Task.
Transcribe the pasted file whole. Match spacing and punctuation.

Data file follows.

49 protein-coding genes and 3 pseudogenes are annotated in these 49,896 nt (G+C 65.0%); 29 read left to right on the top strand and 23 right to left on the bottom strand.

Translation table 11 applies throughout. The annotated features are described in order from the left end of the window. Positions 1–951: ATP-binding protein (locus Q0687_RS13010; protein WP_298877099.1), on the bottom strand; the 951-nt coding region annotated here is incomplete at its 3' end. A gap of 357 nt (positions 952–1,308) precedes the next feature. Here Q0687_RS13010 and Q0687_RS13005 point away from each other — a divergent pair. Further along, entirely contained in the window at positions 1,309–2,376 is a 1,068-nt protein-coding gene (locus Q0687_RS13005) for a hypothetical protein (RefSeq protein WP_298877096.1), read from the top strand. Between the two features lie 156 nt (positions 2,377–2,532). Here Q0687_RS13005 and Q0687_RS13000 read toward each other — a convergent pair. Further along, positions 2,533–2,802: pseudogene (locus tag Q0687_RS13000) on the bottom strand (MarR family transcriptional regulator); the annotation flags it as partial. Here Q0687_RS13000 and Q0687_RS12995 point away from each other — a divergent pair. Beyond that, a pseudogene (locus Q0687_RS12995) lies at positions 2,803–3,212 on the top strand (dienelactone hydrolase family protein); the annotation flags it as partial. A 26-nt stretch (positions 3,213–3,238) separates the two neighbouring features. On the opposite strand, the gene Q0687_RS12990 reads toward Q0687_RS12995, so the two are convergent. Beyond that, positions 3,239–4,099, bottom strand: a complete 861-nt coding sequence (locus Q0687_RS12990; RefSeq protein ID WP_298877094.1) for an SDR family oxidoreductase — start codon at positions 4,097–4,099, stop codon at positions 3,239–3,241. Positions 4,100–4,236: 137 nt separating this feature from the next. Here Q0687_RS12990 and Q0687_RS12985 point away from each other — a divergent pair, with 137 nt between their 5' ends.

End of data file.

49 protein-coding genes and 3 pseudogenes are annotated in these 49,896 nt (G+C 65.0%); 29 read left to right on the top strand and 23 right to left on the bottom strand.

Translation table 11 applies throughout. The annotated features are described in order from the left end of the window. Positions 1–951: ATP-binding protein (locus Q0687_RS13010; protein WP_298877099.1), on the bottom strand; the 951-nt coding region annotated here is incomplete at its 3' end. A gap of 357 nt (positions 952–1,308) precedes the next feature. Here Q0687_RS13010 and Q0687_RS13005 point away from each other — a divergent pair. Further along, entirely contained in the window at positions 1,309–2,376 is a 1,068-nt protein-coding gene (locus Q0687_RS13005) for a hypothetical protein (RefSeq protein WP_298877096.1), read from the top strand. Between the two features lie 156 nt (positions 2,377–2,532). Here Q0687_RS13005 and Q0687_RS13000 read toward each other — a convergent pair. Further along, positions 2,533–2,802: pseudogene (locus tag Q0687_RS13000) on the bottom strand (MarR family transcriptional regulator); the annotation flags it as partial. Here Q0687_RS13000 and Q0687_RS12995 point away from each other — a divergent pair. Beyond that, a pseudogene (locus Q0687_RS12995) lies at positions 2,803–3,212 on the top strand (dienelactone hydrolase family protein); the annotation flags it as partial. A 26-nt stretch (positions 3,213–3,238) separates the two neighbouring features. On the opposite strand, the gene Q0687_RS12990 reads toward Q0687_RS12995, so the two are convergent. Beyond that, positions 3,239–4,099, bottom strand: a complete 861-nt coding sequence (locus Q0687_RS12990; RefSeq protein ID WP_298877094.1) for an SDR family oxidoreductase — start codon at positions 4,097–4,099, stop codon at positions 3,239–3,241. Positions 4,100–4,236: 137 nt separating this feature from the next. Here Q0687_RS12990 and Q0687_RS12985 point away from each other — a divergent pair, with 137 nt between their 5' ends.